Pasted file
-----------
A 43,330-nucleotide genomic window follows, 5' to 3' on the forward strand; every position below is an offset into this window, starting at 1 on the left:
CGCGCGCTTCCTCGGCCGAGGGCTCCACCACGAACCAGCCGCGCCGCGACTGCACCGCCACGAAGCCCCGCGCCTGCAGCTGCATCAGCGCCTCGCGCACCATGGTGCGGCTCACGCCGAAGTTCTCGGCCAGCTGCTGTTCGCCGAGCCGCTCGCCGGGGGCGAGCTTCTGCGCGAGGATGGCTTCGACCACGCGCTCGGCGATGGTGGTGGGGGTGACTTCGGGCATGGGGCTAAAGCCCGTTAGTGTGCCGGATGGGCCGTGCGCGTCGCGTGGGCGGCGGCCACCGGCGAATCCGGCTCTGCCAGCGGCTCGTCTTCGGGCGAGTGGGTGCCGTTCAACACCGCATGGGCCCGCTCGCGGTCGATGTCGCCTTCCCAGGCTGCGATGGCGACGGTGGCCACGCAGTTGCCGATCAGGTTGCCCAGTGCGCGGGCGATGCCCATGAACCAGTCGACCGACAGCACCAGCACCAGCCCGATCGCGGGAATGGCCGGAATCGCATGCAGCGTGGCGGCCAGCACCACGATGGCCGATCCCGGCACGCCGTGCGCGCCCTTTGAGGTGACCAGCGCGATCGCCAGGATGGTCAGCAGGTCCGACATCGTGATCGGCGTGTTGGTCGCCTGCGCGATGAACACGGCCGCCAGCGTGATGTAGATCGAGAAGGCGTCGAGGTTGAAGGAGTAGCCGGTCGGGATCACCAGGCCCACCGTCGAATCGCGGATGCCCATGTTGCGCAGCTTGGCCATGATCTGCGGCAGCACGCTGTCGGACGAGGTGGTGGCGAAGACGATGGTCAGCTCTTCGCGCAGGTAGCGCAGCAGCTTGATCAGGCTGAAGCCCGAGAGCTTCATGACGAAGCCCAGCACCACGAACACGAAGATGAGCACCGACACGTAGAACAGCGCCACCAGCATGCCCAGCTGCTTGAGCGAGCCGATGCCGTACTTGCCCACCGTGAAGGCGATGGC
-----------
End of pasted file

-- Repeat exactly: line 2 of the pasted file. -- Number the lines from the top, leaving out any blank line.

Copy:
CGCGCGCTTCCTCGGCCGAGGGCTCCACCACGAACCAGCCGCGCCGCGACTGCACCGCCACGAAGCCCCGCGCCTGCAGCTGCATCAGCGCCTCGCGCACCATGGTGCGGCTCACGCCGAAGTTCTCGGCCAGCTGCTGTTCGCCGAGCCGCTCGCCGGGGGCGAGCTTCTGCGCGAGGATGGCTTCGACCACGCGCTCGGCGATGGTGGTGGGGGTGACTTCGGGCATGGGGCTAAAGCCCGTTAGTGTGCCGGATGGGCCGTGCGCGTCGCGTGGGCGGCGGCCACCGGCGAATCCGGCTCTGCCAGCGGCTCGTCTTCGGGCGAGTGGGTGCCGTTCAACACCGCATGGGCCCGCTCGCGGTCGATGTCGCCTTCCCAGGCTGCGATGGCGACGGTGGCCACGCAGTTGCCGATCAGGTTGCCCAGTGCGCGGGCGATGCCCATGAACCAGTCGACCGACAGCACCAGCACCAGCCCGATCGCGGGAATGGCCGGAATCGCATGCAGCGTGGCGGCCAGCACCACGATGGCCGATCCCGGCACGCCGTGCGCGCCCTTTGAGGTGACCAGCGCGATCGCCAGGATGGTCAGCAGGTCCGACATCGTGATCGGCGTGTTGGTCGCCTGCGCGATGAACACGGCCGCCAGCGTGATGTAGATCGAGAAGGCGTCGAGGTTGAAGGAGTAGCCGGTCGGGATCACCAGGCCCACCGTCGAATCGCGGATGCCCATGTTGCGCAGCTTGGCCATGATCTGCGGCAGCACGCTGTCGGACGAGGTGGTGGCGAAGACGATGGTCAGCTCTTCGCGCAGGTAGCGCAGCAGCTTGATCAGGCTGAAGCCCGAGAGCTTCATGACGAAGCCCAGCACCACGAACACGAAGATGAGCACCGACACGTAGAACAGCGCCACCAGCATGCCCAGCTGCTTGAGCGAGCCGATGCCGTACTTGCCCACCGTGAAGGCGATGGC